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by Cheryl Goodenough
 

Award Winning Author from Swaziland

Crime fiction writer Malla Nunn, who grew up in Swaziland, continues to receive international acclaim for her first novel, which is set in the divided society of apartheid-era South Africa. Her second book, which again features charismatic detective Emmanuel Cooper and gives an insight into the harsh realities of living under the racial segregation laws, was published recently.

The first novel A Beautiful Place to Die won the 2009 Sisters in Crime “Davitt” Award for Best Adult Crime Novel by an Australian female author and was nominated by the Mystery Writers of America for an Edgar Award for best novel. The winner will be announced in New York on April 29.

The second novel Let the Dead Lie sees Cooper living in Durban after being forced to resign from his position of detective sergeant and re-classified as being of mixed race.

Malla's childhood in Swaziland was split between boarding school and her grandmother's farm. “We lived in the southern part of Swaziland, which is still considered the boondocks. It was an isolated, rural life.”

About her move to Perth when she was 11 years old, Malla says that her biggest challenge was moving from a rural boarding school to a city. “Perth in the 1970's was really a big country town, but to us Swazi kids it was a metropolis. Traffic lights, tarred roads, electric streetlights…it was classic Jim goes to Jo'burg time!”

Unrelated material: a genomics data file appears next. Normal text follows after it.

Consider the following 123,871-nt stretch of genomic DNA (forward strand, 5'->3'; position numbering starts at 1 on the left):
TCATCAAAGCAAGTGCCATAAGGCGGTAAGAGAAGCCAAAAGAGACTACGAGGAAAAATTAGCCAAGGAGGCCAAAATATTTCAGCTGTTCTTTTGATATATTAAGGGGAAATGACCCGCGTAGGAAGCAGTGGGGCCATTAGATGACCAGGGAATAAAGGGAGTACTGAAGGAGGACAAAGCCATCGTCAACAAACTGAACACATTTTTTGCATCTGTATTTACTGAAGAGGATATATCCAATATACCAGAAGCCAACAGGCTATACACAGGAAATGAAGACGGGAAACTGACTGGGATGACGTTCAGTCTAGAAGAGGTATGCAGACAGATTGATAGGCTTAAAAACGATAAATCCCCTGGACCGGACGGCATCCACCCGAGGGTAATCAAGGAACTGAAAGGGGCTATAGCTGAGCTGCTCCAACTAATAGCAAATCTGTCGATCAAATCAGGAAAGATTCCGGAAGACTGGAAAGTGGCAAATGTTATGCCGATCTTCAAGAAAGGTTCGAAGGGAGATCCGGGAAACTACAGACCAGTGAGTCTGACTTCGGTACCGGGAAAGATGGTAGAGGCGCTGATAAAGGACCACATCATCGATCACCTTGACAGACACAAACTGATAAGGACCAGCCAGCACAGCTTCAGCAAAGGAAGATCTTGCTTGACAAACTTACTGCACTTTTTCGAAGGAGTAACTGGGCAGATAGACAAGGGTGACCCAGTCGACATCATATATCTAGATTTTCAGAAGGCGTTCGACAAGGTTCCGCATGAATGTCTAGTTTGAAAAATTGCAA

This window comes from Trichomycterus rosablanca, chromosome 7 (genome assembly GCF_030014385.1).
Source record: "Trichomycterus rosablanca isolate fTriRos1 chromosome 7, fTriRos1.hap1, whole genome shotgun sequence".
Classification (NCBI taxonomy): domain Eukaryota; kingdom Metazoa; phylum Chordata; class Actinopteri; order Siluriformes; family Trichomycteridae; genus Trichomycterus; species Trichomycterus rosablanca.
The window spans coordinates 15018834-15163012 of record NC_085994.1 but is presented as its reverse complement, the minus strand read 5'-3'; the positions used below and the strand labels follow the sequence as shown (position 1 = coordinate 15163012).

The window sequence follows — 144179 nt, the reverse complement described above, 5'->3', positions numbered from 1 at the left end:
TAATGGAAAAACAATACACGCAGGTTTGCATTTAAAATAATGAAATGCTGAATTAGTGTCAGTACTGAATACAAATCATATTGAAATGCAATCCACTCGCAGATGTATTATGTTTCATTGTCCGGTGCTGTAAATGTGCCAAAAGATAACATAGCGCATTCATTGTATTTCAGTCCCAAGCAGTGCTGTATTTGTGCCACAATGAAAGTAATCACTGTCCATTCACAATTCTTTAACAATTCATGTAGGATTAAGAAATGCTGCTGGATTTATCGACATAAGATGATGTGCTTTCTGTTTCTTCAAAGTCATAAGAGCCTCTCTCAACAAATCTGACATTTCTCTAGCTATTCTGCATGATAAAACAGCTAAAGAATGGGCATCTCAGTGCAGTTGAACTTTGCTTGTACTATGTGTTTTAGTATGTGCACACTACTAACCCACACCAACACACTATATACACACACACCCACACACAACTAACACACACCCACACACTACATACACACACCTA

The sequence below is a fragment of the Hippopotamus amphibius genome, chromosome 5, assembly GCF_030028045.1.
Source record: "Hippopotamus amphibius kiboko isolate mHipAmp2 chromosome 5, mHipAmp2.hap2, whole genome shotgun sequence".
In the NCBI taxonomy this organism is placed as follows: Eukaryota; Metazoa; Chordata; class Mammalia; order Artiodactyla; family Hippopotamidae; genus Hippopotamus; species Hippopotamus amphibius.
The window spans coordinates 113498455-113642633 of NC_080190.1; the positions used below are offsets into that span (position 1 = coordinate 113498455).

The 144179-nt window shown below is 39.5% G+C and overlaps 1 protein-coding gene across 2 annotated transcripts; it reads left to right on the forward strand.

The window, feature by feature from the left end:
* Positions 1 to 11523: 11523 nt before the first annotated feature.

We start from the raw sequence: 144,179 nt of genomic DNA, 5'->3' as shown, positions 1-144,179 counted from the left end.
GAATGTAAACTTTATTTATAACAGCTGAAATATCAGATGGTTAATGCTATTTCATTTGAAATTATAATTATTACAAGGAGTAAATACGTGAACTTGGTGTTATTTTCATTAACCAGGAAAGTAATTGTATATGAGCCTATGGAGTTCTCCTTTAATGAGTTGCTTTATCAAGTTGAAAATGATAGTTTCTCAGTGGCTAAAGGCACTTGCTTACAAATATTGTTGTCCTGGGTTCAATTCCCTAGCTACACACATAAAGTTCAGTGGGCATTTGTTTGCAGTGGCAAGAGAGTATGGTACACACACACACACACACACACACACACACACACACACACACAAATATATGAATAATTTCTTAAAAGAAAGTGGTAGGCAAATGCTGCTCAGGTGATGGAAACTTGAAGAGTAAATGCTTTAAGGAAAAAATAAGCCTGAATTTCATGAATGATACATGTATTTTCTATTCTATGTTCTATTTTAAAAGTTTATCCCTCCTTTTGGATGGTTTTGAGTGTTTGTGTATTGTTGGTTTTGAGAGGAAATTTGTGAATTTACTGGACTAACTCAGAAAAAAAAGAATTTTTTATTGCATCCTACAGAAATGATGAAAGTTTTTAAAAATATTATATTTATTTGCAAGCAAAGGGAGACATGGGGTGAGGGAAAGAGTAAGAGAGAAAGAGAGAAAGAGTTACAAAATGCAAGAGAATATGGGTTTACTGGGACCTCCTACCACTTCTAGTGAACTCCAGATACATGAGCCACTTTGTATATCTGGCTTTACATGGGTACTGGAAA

After schooling in Perth, Malla attended the University of Western Australia and then did a Master of Arts in Theatre Studies at Villanova University in Philadelphia in the United States. She subsequently went to New York City where she worked on film sets, wrote her first screenplay, nannied children and met her American husband-to-be.

She returned to Australia where she has written and directed short films and corporate videos. Her films, which include Fade to White, Sweetbreeze and Servant of the Ancestors, have won numerous awards and have shown at international festivals from Zanzibar to New York City.

Malla says that she'd always wanted to be a book writer, but was afraid of the time and effort involved. “Then I had children and was a stay-at-home mum for a few years. That gave me the time. My husband had a full time job so I had financial support as well. It was the perfect time to write and (with luck) finish a book. It took years, but I got it finished.